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Re: [new_distillers] beer keg

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  • Jason Schnapp
    Yes I sell controllers to mount an emmersion element in the keg to boil with electric. They range from $275-$375 depending on unit.
    Message 1 of 12 , Feb 24, 2013
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      Yes I sell controllers to mount an emmersion element in the keg to boil with electric. They range from $275-$375 depending on unit.



      From: Donnie <streetroddonnie@...>
      To: new_distillers@yahoogroups.com
      Sent: Saturday, February 23, 2013 3:47 PM
      Subject: [new_distillers] beer keg

       
      is a beer keg to thick to heat with electrick heat?



    • Derek Hamlet
      ... I use a full size keg (59 litres). I use two heating elements (hot water heater type). One is 220 volts for heat up. The others is 1500watts 110. I use
      Message 2 of 12 , Feb 25, 2013
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        At 06:06 AM 2/25/2013, you wrote:
        >
        >
        >Plenty of homebrewers have converted half barrel kegs to electric
        >boil kettles. You heat the fluid/mash not the vessel with this
        >method anyway. Insulating the outside will improve efficiency.

        I use a full size keg (59 litres). I use two heating elements (hot
        water heater type). One is 220 volts for heat up. The others is
        1500watts 110. I use a variac for temperature control.
        The keg is a lovely thing. I had the local metalwork shop cut a hole
        large enough to get my arm in for cleaning, then modified a stainless
        mixing bowl to clamp on the top. Everything else is copper from the
        column through the x flow condenser to the final takeoff.
        I like the large keg because I can do double batches.
        I usually do the neutral alcohol in one go.
        Other stuff like whiskey, rum and brandy I run once through at the
        hell bent for leather speed, then a second run going slowly to both
        make my cuts and bring across flavors.
        So, I'm biased. I like the stability of working with a 59 litre kettle.




        Derek
      • girlguidebiscuit
        I guess we are talking about stainless steel kegs and not the wooden variety? ... I use a full size keg (59 litres). I use two heating elements (hot water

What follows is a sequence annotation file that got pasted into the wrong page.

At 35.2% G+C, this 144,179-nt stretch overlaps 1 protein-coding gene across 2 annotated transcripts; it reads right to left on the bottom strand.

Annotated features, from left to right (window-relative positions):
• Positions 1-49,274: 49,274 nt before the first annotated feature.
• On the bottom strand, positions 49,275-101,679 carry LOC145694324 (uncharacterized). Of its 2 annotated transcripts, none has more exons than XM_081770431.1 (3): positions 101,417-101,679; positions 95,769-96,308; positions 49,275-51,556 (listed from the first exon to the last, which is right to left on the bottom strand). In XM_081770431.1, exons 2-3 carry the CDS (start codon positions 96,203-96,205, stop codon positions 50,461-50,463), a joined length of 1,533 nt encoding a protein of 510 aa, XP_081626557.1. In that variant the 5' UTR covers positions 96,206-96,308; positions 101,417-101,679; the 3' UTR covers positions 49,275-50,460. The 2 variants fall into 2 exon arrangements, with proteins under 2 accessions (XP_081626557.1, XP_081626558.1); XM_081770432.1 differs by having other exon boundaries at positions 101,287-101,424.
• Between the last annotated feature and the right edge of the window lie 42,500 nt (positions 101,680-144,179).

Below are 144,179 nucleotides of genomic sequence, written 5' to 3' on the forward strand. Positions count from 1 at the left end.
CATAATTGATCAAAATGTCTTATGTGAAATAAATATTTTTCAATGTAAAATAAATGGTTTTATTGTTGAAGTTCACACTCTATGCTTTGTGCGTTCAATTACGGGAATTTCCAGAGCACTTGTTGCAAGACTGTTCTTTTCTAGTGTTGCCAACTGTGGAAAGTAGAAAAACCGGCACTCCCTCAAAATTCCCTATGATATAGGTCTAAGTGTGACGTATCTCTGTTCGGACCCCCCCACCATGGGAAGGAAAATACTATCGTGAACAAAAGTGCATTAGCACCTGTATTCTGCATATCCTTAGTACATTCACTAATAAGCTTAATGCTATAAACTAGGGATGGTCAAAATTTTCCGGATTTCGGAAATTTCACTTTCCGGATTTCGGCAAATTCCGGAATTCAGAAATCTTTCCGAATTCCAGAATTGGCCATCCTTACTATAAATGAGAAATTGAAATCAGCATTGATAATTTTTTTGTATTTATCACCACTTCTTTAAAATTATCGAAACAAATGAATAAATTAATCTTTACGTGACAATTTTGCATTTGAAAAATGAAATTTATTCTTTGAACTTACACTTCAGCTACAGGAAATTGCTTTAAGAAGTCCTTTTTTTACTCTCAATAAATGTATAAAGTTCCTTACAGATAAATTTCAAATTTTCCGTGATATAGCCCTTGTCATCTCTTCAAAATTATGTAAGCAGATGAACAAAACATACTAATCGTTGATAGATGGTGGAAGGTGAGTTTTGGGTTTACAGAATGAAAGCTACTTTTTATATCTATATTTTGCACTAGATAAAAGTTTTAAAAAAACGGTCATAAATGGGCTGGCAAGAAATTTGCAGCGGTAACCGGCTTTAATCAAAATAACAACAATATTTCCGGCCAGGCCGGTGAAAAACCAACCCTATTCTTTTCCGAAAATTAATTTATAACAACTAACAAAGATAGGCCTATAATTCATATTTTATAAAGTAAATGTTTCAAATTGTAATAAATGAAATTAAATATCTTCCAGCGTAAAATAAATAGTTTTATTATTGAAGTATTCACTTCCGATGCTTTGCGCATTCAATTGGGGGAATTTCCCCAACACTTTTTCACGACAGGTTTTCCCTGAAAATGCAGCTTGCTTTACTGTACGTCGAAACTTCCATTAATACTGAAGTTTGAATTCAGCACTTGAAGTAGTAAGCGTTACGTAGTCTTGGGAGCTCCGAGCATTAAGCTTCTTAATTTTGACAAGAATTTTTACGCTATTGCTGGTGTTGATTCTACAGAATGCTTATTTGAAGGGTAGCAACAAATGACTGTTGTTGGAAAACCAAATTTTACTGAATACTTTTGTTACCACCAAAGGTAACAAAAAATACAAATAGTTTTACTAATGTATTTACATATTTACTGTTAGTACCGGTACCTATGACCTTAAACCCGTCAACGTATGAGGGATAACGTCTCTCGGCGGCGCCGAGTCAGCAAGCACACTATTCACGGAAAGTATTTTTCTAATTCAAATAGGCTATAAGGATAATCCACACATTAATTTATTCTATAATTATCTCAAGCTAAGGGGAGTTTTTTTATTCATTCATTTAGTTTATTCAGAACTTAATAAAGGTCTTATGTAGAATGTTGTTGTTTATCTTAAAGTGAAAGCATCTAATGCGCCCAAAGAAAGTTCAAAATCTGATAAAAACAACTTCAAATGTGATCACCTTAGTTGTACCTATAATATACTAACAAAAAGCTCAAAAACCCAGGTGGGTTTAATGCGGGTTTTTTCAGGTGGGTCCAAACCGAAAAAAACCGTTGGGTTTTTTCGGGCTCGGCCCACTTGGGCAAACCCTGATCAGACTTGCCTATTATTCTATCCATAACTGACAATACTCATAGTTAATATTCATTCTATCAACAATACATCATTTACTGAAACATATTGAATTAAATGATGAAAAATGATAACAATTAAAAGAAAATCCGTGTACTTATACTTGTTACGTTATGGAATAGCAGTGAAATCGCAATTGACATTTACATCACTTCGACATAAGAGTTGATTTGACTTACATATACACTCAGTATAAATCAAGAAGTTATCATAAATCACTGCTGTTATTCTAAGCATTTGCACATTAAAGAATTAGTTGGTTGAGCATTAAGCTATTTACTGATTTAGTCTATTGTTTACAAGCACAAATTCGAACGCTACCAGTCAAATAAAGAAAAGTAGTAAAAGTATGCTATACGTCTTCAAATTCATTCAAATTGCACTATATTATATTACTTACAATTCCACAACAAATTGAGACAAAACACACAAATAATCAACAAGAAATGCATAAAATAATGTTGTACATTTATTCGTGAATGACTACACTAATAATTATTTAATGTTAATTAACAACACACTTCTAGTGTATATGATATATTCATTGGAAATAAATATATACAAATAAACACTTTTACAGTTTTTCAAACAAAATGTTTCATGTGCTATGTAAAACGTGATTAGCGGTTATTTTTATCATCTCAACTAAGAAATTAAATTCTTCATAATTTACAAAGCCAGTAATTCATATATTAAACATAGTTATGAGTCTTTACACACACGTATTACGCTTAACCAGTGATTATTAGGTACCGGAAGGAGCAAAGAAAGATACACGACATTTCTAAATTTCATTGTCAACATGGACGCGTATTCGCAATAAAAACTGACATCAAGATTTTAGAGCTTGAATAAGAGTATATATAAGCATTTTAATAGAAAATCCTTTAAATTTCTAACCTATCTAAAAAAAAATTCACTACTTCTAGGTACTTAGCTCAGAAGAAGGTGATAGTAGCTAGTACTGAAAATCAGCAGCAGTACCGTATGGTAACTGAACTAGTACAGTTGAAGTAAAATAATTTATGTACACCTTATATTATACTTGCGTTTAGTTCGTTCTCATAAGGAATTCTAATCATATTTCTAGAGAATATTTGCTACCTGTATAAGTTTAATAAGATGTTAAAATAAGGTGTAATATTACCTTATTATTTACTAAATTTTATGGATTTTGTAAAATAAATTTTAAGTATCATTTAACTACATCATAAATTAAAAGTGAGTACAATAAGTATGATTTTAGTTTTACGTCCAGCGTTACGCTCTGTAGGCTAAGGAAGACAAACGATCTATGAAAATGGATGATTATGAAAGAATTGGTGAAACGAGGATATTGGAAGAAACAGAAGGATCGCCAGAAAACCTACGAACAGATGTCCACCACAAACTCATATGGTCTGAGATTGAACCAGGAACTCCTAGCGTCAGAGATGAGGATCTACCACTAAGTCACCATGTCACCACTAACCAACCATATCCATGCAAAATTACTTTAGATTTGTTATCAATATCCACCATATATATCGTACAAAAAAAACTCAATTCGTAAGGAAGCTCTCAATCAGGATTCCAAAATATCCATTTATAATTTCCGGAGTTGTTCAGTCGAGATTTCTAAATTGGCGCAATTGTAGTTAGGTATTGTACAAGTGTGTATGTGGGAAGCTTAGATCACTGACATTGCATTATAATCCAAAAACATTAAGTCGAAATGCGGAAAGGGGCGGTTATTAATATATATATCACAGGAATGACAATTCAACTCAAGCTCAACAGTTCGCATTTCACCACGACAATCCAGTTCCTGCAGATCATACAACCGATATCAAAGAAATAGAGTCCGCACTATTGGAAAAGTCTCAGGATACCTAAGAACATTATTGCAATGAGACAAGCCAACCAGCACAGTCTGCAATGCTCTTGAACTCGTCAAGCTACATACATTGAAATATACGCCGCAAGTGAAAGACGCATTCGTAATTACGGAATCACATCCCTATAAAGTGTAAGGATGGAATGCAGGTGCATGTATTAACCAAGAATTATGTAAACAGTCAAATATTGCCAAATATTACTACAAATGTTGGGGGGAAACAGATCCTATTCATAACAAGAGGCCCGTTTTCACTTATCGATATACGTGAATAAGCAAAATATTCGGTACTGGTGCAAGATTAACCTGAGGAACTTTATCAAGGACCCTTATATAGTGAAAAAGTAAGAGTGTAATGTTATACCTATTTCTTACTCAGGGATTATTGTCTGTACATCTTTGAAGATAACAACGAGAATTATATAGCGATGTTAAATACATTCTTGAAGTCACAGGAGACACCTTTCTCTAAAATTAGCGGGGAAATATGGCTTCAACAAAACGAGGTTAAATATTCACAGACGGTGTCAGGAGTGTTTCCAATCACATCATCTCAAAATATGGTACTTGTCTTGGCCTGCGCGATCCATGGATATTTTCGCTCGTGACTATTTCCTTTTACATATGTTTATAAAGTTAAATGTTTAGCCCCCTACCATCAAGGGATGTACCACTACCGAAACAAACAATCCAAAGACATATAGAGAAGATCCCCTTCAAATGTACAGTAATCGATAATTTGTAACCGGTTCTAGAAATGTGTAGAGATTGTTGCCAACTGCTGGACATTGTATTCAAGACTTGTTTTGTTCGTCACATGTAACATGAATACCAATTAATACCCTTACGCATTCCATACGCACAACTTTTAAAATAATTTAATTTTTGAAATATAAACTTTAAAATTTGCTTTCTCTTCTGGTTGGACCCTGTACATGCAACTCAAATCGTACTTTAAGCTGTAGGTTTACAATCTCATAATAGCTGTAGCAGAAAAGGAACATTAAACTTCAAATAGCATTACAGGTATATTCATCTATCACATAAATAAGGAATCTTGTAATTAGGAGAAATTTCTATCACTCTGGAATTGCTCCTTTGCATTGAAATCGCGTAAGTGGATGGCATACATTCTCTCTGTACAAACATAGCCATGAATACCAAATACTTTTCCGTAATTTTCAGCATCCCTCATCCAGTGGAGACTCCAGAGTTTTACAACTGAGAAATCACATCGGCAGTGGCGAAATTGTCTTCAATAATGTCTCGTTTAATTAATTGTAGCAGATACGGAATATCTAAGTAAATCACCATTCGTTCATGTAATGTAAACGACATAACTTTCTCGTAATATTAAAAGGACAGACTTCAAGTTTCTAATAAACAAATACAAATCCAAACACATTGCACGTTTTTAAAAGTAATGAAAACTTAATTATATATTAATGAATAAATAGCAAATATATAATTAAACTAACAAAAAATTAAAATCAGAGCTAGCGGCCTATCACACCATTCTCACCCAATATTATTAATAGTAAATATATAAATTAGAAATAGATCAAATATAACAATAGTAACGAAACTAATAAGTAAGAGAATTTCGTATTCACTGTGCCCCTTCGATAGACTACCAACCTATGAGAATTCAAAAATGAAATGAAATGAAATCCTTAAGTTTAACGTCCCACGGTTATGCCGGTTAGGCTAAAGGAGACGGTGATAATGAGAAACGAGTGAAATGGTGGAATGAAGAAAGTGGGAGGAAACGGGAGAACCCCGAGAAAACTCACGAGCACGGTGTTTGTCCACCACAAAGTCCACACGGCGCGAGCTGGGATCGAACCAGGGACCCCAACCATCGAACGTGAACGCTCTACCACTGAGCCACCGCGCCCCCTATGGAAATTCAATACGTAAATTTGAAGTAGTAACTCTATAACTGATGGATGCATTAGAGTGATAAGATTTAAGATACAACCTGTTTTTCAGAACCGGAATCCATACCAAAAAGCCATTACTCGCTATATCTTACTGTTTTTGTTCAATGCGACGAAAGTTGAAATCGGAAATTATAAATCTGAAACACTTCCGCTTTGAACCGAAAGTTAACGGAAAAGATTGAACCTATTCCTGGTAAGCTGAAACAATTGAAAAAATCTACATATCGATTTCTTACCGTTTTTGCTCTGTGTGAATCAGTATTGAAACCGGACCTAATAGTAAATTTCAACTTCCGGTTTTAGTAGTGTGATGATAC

Message 3 of 12 , Feb 25, 2013
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          I guess we are talking about stainless steel kegs and not the wooden variety?



          >Plenty of homebrewers have converted half barrel kegs to electric
          >boil kettles. You heat the fluid/mash not the vessel with this
          >method anyway. Insulating the outside will improve efficiency.

          I use a full size keg (59 litres). I use two heating elements (hot
          water heater type). One is 220 volts for heat up. The others is
          1500watts 110. I use a variac for temperature control.
          The keg is a lovely thing. I had the local metalwork shop cut a hole
          large enough to get my arm in for cleaning, then modified a stainless
          mixing bowl to clamp on the top. Everything else is copper from the
          column through the x flow condenser to the final takeoff.
          I like the large keg because I can do double batches.
          I usually do the neutral alcohol in one go.
          Other stuff like whiskey, rum and brandy I run once through at the
          hell bent for leather speed, then a second run going slowly to both
          make my cuts and bring across flavors..
          So, I'm biased. I like the stability of working with a 59 litre kettle.

          Derek

        • Bill Rogers
          yes. and also kegs with heating elements inside of them and not with a hot plate under.
          Message 4 of 12 , Feb 25, 2013
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            yes.  and also kegs with heating elements inside of them and not with a hot plate under.


            On Mon, Feb 25, 2013 at 3:23 PM, <self.adhesive@...> wrote:
             

            I guess we are talking about stainless steel kegs and not the wooden variety?